Favorite

Foster mother won’t be prosecuted 

Paves way for DHS to return child.

SCENE OF THE CRIME: Mother's car was in this courtyard when a thief drove it away with a child inside.
  • SCENE OF THE CRIME: Mother's car was in this courtyard when a thief drove it away with a child inside.

A woman whose foster child was removed from her home after a carjacking incident will not be prosecuted, her lawyer said last week.

The charge was to be formally dropped at a hearing in district court Feb. 4, Cathi Compton said. Conditions attach: Ashley Moore will have to participate in whatever training or counseling the Department of Human Services may require so she can continue to foster Kaiden Greer, 18 months.

DHS will not comment on the case.

Moore, 38, left Kaiden in her 2004 Land Rover in the driveway of the Children's House Montessori School at 4023 Lee Ave. as she dashed in to pick up her daughter, Cheyenne, at 5 p.m. Jan. 12. She left the car in park but running; while inside the school, someone — school employees said they thought it was a man — stole the car, driving south on Elm Street. The school's driveway runs through the middle of its property, behind a main building that fronts Lee Avenue and smaller buildings in the backyard.

The car was found an hour and a half later abandoned in the 100 block of Beechwood, according to police, with Kaiden inside. He was unharmed. Police quickly arrested Moore on the charge of child endangerment and DHS removed Kaiden — who has lived with Moore since birth — from her custody. Moore's daughter was not removed from the home, Compton said. No arrest has been made in the carjacking.

It is illegal to leave a car unattended with the engine running on public or private streets, including driveways.

The case got considerable attention from the television media and was hotly debated on the Times' Arkansas Blog. Pulaski County Prosecutor Larry Jegley's office got several calls from people who didn't want to see Moore punished, including one from a legislator. Callers to Gov. Mike Beebe's office expressed what spokesman Matt DeCample characterized as “passionate thoughts” over DHS' decision to take the child. Compton received “at least 50 letters” from fellow Montessori parents attesting to the woman's character and parenting skills. The writers “not only talk at real length about what a loving, caring parent she is, but how they've all done that,” left kids in their cars, she said.

Letter writers to the Arkansas Times also took up Moore's cause. Lisa Hall, who knows Moore through her own children, sounded a common theme: “How many parents have run in to pay for gas, returned the grocery cart, or dropped off the cleaning?” she asked. “Isn't having your child kidnapped enough of a consequence? We have all learned from her mistake.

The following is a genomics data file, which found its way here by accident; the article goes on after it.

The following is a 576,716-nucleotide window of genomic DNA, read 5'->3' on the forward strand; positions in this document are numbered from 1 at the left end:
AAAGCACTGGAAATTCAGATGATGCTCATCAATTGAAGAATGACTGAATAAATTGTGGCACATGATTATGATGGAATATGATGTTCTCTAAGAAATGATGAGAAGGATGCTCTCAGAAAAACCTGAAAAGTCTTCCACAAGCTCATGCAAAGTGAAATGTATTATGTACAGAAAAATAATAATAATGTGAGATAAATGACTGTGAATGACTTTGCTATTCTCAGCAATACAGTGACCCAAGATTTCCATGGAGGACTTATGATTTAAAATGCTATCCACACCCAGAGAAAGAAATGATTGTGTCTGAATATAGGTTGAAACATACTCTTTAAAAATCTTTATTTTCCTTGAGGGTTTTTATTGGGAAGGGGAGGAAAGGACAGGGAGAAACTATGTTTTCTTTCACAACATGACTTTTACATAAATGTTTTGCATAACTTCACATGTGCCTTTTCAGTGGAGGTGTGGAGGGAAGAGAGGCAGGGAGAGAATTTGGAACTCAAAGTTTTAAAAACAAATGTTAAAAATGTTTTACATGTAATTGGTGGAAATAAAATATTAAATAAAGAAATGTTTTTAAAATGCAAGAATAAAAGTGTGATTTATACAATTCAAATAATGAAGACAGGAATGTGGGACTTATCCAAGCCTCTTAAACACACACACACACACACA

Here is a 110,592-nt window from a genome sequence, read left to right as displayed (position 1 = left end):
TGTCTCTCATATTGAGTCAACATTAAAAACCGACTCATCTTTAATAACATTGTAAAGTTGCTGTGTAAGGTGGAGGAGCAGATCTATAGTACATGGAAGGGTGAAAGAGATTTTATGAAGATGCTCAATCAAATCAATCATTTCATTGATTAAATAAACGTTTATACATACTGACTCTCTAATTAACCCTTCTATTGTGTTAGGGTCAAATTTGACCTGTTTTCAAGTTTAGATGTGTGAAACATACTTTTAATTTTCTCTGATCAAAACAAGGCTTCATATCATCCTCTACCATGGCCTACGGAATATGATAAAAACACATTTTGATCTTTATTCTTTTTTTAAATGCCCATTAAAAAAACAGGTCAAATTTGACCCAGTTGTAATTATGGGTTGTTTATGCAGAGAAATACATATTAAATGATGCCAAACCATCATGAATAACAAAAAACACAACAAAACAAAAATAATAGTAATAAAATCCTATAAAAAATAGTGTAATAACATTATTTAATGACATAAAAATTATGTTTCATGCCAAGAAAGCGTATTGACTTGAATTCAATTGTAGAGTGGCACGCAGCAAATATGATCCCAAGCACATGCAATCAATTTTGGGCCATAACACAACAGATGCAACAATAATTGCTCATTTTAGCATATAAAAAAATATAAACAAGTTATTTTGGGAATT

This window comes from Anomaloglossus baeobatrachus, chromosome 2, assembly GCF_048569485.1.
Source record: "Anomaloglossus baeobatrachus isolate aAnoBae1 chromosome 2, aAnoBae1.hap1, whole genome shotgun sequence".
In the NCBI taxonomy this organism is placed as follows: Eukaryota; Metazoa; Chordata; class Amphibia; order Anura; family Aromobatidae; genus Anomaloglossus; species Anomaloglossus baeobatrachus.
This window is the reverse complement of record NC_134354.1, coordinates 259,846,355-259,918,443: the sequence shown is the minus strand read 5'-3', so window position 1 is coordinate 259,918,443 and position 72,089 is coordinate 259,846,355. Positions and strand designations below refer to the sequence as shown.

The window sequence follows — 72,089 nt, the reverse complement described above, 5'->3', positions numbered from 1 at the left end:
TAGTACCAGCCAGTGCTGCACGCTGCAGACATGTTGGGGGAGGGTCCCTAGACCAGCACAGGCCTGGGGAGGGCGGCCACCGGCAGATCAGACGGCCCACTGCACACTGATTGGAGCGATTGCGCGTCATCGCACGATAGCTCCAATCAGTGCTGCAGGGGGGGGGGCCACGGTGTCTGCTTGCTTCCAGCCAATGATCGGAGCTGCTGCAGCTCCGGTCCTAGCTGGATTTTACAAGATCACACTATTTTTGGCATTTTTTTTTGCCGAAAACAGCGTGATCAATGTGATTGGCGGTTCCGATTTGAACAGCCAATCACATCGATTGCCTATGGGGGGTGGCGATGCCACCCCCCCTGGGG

“Ashley was charged with felony endangerment of a child and has never been allowed to see Kaiden again. She has been told that she will most likely lose custody of both children. This is a ridiculous overreaction. Laws are not black and white. Unnecessarily removing children from a loving environment is abusive. These are the decisions that discourage good individuals from becoming foster parents and bring a deep sadness to us all.

“As the adoptive mother of three children, I am outraged by this action. No one, parent or child, genetic, fostered or adopted, should ever lose their family due to this type of incident. It implies that those making decisions regarding our foster children have lost touch with common sense and compassion. Who benefits from this type of action?  The children? The citizens of Arkansas? The mother?”

Melissa Cable, another writer, charged that news outlets “totally blew this out of proportion. The car was not parked on the street, it was parked in the line where all the parents stop (in the courtyard) to leave their cars to run in to retrieve their child (children). … My point is we all make mistakes or have a lack on judgment at one time or another. Normally, it doesn't have the consequence this one had, but to remove her child (and possibly children) is a horrendous mistake on the part of the state of Arkansas.”

Jegley said he was frankly surprised at how many people told him they'd also left their children in cars and wondered how they would have felt if the carjacking had ended in tragedy. He said he informed callers that he would enforce the law with consistency, but hoped for a “less draconian” resolution to the case.